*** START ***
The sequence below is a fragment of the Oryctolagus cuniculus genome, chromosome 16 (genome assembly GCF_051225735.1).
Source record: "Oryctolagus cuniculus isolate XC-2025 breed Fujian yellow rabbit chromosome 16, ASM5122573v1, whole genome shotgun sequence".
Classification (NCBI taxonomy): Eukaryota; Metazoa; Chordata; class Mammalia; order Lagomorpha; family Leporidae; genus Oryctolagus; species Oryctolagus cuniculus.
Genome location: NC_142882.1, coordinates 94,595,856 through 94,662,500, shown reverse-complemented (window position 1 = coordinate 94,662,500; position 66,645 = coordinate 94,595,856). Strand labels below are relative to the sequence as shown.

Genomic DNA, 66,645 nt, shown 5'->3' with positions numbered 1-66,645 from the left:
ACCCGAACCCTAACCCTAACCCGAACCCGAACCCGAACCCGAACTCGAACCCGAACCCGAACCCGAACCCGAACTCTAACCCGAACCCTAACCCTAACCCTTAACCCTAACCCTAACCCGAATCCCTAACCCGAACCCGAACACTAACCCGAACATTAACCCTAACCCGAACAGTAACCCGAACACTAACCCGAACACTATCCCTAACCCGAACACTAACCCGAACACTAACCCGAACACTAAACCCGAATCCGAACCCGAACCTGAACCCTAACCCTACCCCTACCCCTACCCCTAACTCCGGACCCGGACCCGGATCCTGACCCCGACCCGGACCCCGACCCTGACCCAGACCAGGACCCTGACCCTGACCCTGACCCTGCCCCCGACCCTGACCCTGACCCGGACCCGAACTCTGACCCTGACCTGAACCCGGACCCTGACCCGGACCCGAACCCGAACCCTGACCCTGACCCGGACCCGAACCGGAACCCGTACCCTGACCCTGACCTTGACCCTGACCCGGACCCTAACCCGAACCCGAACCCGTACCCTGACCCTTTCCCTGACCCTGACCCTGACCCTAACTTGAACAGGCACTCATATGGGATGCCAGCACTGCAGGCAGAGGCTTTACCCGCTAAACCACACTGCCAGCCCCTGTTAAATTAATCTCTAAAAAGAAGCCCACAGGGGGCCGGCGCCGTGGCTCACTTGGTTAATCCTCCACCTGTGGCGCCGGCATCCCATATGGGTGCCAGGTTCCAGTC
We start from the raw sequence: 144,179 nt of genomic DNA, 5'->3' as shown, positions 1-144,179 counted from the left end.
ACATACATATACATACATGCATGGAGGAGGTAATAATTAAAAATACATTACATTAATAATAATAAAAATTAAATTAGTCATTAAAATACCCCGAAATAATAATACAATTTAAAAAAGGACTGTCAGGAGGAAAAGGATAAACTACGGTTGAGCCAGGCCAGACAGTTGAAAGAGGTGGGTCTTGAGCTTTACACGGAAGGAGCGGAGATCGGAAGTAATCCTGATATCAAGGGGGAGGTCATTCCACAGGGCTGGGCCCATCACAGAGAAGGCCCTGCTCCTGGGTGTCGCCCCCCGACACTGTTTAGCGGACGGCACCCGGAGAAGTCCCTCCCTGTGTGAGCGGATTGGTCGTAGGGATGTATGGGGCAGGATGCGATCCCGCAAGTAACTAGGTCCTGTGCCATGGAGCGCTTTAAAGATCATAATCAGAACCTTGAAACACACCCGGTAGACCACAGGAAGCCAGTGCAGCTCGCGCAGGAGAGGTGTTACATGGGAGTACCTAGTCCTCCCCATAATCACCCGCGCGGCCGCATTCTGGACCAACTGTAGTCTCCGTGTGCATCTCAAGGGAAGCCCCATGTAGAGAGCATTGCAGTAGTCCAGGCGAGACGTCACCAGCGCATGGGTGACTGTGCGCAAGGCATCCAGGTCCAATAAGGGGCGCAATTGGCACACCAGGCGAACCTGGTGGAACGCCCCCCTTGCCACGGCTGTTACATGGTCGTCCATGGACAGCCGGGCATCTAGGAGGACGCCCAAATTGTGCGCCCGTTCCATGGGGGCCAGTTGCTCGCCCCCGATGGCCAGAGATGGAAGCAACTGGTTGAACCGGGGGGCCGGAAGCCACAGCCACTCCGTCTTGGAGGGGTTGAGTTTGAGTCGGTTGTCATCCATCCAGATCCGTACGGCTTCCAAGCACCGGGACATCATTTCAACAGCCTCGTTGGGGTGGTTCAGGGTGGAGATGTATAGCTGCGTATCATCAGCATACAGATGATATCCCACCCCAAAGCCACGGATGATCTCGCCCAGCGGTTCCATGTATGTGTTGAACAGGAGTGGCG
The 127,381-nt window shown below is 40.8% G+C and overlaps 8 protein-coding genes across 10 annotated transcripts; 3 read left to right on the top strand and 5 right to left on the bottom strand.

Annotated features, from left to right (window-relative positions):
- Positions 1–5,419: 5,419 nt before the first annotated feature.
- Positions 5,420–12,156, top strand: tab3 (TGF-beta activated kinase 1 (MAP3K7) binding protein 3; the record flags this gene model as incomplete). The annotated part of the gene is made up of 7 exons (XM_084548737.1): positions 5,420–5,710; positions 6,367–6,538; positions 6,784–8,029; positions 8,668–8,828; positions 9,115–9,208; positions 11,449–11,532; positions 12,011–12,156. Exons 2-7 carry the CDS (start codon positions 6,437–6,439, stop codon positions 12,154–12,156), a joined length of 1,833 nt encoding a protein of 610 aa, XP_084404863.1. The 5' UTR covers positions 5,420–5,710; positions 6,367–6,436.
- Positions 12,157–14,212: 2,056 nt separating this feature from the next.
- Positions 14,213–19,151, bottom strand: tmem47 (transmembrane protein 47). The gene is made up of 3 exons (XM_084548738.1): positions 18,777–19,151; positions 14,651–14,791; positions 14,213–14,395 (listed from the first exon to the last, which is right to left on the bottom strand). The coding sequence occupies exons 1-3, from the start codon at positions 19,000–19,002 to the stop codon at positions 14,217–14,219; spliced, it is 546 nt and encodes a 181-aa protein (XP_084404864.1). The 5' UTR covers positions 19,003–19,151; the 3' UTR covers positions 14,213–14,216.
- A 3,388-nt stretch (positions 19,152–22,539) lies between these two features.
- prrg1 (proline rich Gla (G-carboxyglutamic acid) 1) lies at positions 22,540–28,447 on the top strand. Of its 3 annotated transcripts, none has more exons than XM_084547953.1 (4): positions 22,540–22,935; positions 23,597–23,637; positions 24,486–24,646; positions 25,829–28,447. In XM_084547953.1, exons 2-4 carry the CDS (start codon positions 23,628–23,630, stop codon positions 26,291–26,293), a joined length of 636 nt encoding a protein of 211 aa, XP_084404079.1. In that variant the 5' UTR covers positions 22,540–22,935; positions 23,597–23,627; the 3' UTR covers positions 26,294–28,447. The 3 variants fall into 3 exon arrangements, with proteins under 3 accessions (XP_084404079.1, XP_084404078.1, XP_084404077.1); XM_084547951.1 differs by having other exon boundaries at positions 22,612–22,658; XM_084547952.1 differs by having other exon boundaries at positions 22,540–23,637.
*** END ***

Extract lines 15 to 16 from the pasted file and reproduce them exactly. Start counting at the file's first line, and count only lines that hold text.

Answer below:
- A 3,388-nt stretch (positions 19,152–22,539) lies between these two features.
- prrg1 (proline rich Gla (G-carboxyglutamic acid) 1) lies at positions 22,540–28,447 on the top strand. Of its 3 annotated transcripts, none has more exons than XM_084547953.1 (4): positions 22,540–22,935; positions 23,597–23,637; positions 24,486–24,646; positions 25,829–28,447. In XM_084547953.1, exons 2-4 carry the CDS (start codon positions 23,628–23,630, stop codon positions 26,291–26,293), a joined length of 636 nt encoding a protein of 211 aa, XP_084404079.1. In that variant the 5' UTR covers positions 22,540–22,935; positions 23,597–23,627; the 3' UTR covers positions 26,294–28,447. The 3 variants fall into 3 exon arrangements, with proteins under 3 accessions (XP_084404079.1, XP_084404078.1, XP_084404077.1); XM_084547951.1 differs by having other exon boundaries at positions 22,612–22,658; XM_084547952.1 differs by having other exon boundaries at positions 22,540–23,637.